In the opening minute of Billy Hayes’ performance of “Riding the Midnight Express,” he talks about his crime of smuggling hashish out of Turkey in an almost joking manner, saying he knew it was an idiotic move. It seemed like a good idea at the time, he said. The aftermath of that decision, five years in the Turkish prison system, was no joke —Hayes was supposed to serve 25 years, but only served five because he escaped.
Hayes’ story was preserved in his memoir “Midnight Express,” which was followed up by an Academy Award-winning film of the same name in 1978 — although, as Hayes made quite clear on stage, there are stark differences in what happened in life and in the movie.
Even if there were those in attendance that both read the book and watched the movie, Hayes’ enthralling retelling of his tale made it seem like they were hearing it for the first time. He was able to draw hearty laughs from the crowd while talking about the dark and dire circumstances he found himself in: getting pulled right before he was about to board the plane, finding himself on the receiving end of a frisking and his drugs being found, and then being sent to prison.
Hayes also drew fear, anxiety, and a good number of “holy shits” and “Jesus Christs” from the small crowd. This was not just the act of a man telling his story; he was reliving it, and everyone in the room got to relive it along with him. The passion was especially felt when Hayes spoke of the unexpected death of his best friend, who was assisting in hatching Hayes’ escape plan, or when there were moments of euphoria in prison made possible by acid he smuggled in by means of letters from friends. Or when he spoke of being at his lowest in prison, seriously considering suicide as a way out. But it was especially felt when Hayes talked about the multiple moments where, if he was seen or heard during his escape, he would have been killed.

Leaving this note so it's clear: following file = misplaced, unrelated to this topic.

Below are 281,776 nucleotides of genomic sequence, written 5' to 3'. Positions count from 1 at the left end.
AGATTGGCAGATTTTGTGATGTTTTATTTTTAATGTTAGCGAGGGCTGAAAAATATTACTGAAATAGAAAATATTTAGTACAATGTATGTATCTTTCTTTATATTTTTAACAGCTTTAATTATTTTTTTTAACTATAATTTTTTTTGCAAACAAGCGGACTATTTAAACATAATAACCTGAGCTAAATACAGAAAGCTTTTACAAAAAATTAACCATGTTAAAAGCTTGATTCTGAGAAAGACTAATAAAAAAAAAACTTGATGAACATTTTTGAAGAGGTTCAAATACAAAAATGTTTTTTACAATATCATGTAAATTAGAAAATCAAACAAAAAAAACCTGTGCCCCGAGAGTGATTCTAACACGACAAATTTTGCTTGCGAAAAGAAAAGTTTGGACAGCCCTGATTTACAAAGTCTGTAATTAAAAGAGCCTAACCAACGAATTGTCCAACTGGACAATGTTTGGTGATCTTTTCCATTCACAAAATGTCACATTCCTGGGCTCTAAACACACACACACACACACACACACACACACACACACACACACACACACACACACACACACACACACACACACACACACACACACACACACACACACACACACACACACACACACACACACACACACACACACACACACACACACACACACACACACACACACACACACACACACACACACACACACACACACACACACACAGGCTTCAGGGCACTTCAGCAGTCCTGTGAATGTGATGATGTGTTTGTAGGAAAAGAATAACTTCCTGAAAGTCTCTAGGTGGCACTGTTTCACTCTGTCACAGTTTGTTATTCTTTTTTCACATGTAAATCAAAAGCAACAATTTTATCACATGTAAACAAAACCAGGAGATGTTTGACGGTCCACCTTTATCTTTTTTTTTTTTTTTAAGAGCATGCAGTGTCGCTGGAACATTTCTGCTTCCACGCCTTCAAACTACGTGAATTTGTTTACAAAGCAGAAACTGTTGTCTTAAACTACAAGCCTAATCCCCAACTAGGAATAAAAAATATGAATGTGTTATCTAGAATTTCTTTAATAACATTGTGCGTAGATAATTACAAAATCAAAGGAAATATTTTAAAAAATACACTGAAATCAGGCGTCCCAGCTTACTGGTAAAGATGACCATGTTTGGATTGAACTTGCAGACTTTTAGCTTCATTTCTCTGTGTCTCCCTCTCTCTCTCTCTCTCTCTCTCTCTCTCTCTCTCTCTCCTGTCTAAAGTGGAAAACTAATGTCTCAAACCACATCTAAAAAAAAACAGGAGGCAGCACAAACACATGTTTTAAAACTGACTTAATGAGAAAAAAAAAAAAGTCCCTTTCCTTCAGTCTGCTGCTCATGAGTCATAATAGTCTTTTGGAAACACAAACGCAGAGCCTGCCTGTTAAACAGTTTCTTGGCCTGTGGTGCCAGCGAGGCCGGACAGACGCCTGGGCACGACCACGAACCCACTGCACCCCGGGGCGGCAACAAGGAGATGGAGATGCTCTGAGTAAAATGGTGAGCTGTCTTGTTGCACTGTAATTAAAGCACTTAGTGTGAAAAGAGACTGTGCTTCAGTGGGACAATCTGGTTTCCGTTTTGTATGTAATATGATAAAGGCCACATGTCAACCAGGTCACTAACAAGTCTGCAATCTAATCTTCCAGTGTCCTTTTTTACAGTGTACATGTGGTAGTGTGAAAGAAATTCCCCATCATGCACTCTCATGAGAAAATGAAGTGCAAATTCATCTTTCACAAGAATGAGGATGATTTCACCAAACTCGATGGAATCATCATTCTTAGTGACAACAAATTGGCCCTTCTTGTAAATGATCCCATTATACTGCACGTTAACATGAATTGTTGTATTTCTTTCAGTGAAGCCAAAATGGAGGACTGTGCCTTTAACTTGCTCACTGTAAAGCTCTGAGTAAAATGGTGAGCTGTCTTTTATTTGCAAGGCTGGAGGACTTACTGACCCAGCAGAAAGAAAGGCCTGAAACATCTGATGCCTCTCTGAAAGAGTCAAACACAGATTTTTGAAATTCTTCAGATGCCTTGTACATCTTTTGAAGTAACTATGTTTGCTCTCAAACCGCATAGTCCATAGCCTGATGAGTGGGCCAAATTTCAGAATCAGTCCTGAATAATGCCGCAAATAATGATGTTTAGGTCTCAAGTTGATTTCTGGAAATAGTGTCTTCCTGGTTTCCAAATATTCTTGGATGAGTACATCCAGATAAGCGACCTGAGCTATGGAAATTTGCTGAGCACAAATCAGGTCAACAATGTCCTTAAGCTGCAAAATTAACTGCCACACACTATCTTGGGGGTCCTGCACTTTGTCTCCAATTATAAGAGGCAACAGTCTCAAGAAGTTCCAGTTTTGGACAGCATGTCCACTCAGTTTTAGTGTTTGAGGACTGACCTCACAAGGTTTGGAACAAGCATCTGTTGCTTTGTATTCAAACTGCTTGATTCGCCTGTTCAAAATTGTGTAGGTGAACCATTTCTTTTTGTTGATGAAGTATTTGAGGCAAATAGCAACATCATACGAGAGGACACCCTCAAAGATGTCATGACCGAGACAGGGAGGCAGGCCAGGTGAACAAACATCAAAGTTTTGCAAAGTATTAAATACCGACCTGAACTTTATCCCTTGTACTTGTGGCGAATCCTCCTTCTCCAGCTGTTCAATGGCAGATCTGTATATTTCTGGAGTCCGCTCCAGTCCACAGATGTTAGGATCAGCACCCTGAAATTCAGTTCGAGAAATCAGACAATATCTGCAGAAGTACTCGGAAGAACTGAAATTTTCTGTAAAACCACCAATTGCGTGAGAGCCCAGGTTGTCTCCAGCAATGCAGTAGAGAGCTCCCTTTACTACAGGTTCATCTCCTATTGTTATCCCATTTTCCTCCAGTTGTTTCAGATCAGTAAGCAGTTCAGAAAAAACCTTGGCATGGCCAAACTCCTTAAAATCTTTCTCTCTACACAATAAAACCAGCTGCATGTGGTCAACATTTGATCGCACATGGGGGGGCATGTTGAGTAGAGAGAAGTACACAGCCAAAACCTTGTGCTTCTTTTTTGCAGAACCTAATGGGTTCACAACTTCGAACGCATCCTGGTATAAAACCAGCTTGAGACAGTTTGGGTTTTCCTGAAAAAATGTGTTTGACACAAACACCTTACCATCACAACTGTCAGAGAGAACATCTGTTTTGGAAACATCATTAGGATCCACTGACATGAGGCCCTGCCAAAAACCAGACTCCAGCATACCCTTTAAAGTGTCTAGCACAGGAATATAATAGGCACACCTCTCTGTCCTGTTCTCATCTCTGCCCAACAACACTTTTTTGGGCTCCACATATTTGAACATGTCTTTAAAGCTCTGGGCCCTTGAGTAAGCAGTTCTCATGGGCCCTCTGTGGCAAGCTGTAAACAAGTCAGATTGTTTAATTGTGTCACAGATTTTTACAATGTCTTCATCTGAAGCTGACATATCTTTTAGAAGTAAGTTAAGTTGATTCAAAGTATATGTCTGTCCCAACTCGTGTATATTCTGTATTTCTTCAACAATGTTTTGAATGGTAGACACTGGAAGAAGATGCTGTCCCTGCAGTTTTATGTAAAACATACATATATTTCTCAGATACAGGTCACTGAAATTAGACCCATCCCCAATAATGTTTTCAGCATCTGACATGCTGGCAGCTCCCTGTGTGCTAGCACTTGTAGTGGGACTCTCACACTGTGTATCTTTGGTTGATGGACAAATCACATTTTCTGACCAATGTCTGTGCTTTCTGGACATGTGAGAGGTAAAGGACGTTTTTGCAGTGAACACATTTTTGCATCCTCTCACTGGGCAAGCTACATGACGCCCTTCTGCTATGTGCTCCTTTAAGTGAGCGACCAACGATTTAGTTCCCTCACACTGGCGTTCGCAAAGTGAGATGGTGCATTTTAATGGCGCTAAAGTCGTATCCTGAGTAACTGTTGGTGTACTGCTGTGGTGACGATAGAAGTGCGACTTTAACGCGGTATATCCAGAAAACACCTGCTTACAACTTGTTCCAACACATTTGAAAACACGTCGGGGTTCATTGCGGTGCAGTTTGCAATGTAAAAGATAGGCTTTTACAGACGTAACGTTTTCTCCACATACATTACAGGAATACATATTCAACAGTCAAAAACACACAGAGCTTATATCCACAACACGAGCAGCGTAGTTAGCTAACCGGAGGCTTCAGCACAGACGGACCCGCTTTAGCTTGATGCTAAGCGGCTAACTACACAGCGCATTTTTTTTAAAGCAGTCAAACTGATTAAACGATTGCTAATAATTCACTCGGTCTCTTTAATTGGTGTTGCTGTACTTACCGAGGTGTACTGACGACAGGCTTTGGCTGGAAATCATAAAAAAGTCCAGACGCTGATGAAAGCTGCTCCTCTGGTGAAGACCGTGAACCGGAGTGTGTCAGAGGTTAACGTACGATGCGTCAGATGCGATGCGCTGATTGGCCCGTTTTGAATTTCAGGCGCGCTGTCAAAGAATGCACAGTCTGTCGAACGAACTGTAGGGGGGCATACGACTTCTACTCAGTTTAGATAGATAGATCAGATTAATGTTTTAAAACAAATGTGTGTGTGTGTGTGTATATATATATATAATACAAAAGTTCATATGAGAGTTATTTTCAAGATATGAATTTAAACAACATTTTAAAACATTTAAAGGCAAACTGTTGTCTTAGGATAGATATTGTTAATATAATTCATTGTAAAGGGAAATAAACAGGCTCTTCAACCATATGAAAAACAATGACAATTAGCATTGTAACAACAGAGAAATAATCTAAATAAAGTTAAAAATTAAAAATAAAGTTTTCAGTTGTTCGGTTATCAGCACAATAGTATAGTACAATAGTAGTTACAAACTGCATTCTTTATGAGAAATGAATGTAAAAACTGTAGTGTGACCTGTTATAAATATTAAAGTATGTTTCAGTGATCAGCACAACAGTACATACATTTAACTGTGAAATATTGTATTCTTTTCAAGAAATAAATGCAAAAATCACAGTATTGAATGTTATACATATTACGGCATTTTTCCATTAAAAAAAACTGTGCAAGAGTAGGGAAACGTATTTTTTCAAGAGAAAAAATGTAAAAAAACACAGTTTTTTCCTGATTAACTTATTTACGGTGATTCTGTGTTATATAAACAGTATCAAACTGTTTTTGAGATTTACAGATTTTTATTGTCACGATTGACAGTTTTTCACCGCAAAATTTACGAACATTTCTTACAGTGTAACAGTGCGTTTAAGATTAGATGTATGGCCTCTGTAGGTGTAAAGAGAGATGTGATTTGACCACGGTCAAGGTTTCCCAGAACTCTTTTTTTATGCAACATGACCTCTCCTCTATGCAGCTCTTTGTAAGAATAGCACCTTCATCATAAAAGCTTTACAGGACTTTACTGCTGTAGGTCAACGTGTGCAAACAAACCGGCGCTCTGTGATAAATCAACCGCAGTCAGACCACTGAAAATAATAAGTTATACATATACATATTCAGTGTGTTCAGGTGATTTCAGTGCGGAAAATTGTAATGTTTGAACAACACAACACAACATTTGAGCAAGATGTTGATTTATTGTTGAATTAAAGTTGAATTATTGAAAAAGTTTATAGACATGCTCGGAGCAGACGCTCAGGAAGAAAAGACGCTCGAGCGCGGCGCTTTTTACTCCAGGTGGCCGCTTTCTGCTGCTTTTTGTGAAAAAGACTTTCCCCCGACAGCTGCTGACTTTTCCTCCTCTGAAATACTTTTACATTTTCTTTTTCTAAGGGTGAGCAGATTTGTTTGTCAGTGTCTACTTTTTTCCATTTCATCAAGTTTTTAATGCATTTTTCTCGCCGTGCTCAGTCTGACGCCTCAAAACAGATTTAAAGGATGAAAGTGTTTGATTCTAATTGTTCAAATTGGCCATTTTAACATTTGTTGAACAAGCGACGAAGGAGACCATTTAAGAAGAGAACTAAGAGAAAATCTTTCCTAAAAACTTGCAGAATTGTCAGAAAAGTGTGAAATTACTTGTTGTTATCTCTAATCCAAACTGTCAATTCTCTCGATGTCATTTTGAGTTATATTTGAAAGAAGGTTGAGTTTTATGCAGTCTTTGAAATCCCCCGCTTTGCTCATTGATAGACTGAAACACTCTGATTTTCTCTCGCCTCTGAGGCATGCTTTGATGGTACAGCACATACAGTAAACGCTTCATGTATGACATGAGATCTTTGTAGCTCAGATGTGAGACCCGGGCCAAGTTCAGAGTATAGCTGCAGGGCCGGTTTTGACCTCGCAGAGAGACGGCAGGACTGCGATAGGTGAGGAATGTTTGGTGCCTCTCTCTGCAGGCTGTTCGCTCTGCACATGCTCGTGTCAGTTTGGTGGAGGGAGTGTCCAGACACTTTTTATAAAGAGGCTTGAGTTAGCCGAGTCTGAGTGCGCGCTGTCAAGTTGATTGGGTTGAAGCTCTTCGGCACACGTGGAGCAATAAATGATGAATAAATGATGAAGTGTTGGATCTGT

If watching dramatic escapes and prison breaks in the movies is a thrill ride for you, then getting to hear a real account told by the person who managed to live through it should be a blast off in a rocket. Those previously mentioned “holy shits” and “Jesus Christs” occurred mostly during the dramatic retelling of Hayes’ escape from the island prison he was held in. His descriptions were vivid throughout the show, but something about his escape just made me feel like I was watching it happen. With the flair he told the tale with, it was especially bone-chilling.
The lighting throughout the show was well-done. At darker times in the story, the lights would go dim, with the only illumination being on Hayes, and it add quite a lot to the story’s atmosphere.
A question and answer session followed the performance, and it got interesting when an audience member asked Hayes how he feels about drug-related punishments today, domestically and internationally. Hayes wasted no time in answering. He believes getting arrested for having a joint on you and possibly going to jail over the matter is a ridiculous and outdated discipline. He also let his opinions on Richard Nixon and the war on drugs fly unfiltered, stating it was “one of the biggest mistakes by our government in the last 50 years.” It was the Turkish government trying to cooperate with the “war” that extended Hayes’ prison term to a life sentence, eventually being brought down to 25 years — but his vendetta didn’t seem to be one that arose out of bitterness for what he went through, it was just a view he was adamant in taking and standing by.
“Riding the Midnight Express” continues through Sunday, February 8, at Downstairs Cabaret Theatre, 20 Windsor Street. 7 p.m. on Thursdays; and 8 p.m. on Fridays and Saturdays. 7 p.m. on Wednesday, February 4, and 3 p.m. on Sunday, February 8. $26-$29. Downstairscabaret.org.
WallByrd Theatre Company, a new Rochester group, stages an updated version of the little-known Jacobean tragedy.